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Military Thwarted Him, Ex-Pentagon Purchasing Czar Testifies

September 23, 1987|KAREN TUMULTY | Times Staff Writer

WASHINGTON — Richard P. Godwin, who resigned in frustration only a year after taking charge of the Pentagon's scandal-plagued procurement operations, told lawmakers Tuesday that he had felt like "a man who has the steering wheel in his hand but nothing hooked to the rudder."

Godwin's resignation last week has brought new calls in Congress for tougher laws and tighter restrictions on military purchasing practices. Critics have blamed the former Bechtel executive's problems on naivete and clumsiness in dealing with a huge bureaucracy, but he clearly has won sympathy on Capitol Hill.

"I personally have been very impressed with your performance," Rep. Nicholas Mavroules (D-Mass.) told Godwin. "Something is seriously wrong here."

Godwin, testifying before separate sessions of the House and Senate Armed Services committees, complained that an entrenched military bureaucracy had thwarted him in many ways, ranging from ignoring his requests for information to writing directives that eroded his authority.

When he asked the services for so-called base-line plans outlining costs and expected results for major new weapons, for example, "I didn't get any plans back," he said.

And, when the Air Force sent him status reports on various weapons systems it was developing, those reports gave no clue to major problems confronting the B-1 bomber or the MX missile, he said.

"You were being sandbagged. You were being given a lot of gobbledygook in the form of data," House Armed Services Committee staff member Anthony R. Battista told Godwin.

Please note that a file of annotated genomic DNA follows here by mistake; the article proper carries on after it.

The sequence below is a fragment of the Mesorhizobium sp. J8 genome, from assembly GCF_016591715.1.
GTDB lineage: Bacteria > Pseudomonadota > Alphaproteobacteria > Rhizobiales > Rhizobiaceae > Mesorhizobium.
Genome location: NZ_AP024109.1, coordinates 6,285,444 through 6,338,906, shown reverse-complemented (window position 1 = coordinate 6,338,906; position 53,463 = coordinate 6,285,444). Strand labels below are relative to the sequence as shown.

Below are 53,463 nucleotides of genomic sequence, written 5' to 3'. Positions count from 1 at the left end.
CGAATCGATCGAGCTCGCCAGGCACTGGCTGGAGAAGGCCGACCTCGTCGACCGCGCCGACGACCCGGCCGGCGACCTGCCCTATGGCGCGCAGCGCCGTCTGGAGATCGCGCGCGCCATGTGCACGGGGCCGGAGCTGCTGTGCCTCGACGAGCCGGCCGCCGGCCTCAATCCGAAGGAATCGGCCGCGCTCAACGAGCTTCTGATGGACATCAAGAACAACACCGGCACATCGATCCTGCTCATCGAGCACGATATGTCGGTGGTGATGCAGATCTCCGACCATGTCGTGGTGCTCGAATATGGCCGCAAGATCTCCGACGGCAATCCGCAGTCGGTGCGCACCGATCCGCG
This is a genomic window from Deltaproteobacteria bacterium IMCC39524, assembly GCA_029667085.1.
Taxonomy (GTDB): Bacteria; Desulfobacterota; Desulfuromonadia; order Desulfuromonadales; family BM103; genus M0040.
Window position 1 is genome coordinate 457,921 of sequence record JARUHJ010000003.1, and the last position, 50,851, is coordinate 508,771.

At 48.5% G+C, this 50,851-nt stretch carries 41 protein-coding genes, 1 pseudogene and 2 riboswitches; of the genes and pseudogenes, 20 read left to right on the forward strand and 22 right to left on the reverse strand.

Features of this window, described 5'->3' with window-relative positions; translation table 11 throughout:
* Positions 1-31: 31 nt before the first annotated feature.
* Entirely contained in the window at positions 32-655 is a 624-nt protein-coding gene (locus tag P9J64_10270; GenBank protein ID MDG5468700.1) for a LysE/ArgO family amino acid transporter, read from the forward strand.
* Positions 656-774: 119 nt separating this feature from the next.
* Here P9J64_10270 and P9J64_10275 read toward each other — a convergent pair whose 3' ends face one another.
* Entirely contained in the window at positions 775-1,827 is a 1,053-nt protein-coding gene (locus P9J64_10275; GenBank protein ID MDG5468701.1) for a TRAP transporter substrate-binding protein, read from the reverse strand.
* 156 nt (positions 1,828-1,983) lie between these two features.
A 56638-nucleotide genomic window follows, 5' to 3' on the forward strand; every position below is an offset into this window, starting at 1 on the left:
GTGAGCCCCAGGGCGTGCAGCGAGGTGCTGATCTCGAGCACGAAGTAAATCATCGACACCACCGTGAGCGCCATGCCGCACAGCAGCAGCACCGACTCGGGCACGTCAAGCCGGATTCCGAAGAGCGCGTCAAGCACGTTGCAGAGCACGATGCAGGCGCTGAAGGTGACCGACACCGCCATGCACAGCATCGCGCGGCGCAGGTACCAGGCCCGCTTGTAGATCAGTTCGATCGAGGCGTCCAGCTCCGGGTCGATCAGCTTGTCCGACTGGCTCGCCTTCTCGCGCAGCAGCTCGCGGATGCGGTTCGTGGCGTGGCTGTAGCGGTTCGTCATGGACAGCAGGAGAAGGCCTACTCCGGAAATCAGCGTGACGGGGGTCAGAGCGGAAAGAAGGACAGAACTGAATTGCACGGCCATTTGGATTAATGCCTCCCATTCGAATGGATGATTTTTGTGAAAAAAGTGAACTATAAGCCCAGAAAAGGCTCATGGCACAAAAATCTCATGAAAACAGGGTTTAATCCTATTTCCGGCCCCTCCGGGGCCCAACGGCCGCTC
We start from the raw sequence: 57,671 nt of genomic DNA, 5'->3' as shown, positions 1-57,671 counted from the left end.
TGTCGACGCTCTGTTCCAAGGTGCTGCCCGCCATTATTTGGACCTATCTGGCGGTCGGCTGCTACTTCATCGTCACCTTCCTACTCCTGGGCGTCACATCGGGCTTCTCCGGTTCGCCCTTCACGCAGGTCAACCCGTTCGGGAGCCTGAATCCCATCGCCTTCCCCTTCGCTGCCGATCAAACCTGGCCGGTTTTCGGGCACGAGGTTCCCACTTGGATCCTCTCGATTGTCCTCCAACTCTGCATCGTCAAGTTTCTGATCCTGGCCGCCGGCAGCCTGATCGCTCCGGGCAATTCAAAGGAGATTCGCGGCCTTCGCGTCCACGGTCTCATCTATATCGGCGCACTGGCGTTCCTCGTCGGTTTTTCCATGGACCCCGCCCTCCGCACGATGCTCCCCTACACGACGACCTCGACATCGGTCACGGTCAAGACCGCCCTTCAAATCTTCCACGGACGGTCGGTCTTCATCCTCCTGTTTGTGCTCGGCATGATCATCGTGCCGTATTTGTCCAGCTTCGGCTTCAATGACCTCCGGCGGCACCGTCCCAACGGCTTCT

Godwin denied reports that Defense Secretary Caspar W. Weinberger had not supported his efforts. But, when asked by House Armed Services Committee Chairman Les Aspin (D-Wis.) to rate the secretary on a scale of 1 to 10, Godwin replied: "10 in terms of intent . . . 5 in terms of results."

Godwin was harsher on Deputy Secretary William H. Taft IV, who had written directives allowing acquisition programs to be changed without approval from Godwin's office: "Intent at 5, results at 0."

Godwin's official title was undersecretary of defense for acquisitions, but his mandate was to act as procurement "czar," implementing purchasing reforms suggested by a presidentially appointed commission in the wake of disclosures that the military had paid vastly inflated prices for such simple items as toilet seats and hammers.

Aspin noted that lawmakers, sensitive to charges that they were trying to "micromanage" the Pentagon, had written a "purposely minimal piece of legislation overhauling procurement policies, getting the roadblocks out of the way so the Pentagon and the White House could implement the reform."

But, with Godwin's resignation, Rep. Barbara Boxer (D-Greenbrae) said that "the signal I get is it's back in our court in Congress."

Rep. Dan Daniel (D-Va.), complaining of "turf sharks" and "a high level of arrogance" at the Pentagon, vowed that "I have voted for my last increase in the defense budget, absent an emergency," until "some sense of reason" is instilled at the Pentagon.

Godwin said he generally had found Pentagon officials to be 95% supportive of his efforts. "Everyone who was in the system had a 5% problem, and that was in the part that impinged upon what they were doing," he said. "Everybody agreed that these changes were desirable . . . so long as we didn't make any change."

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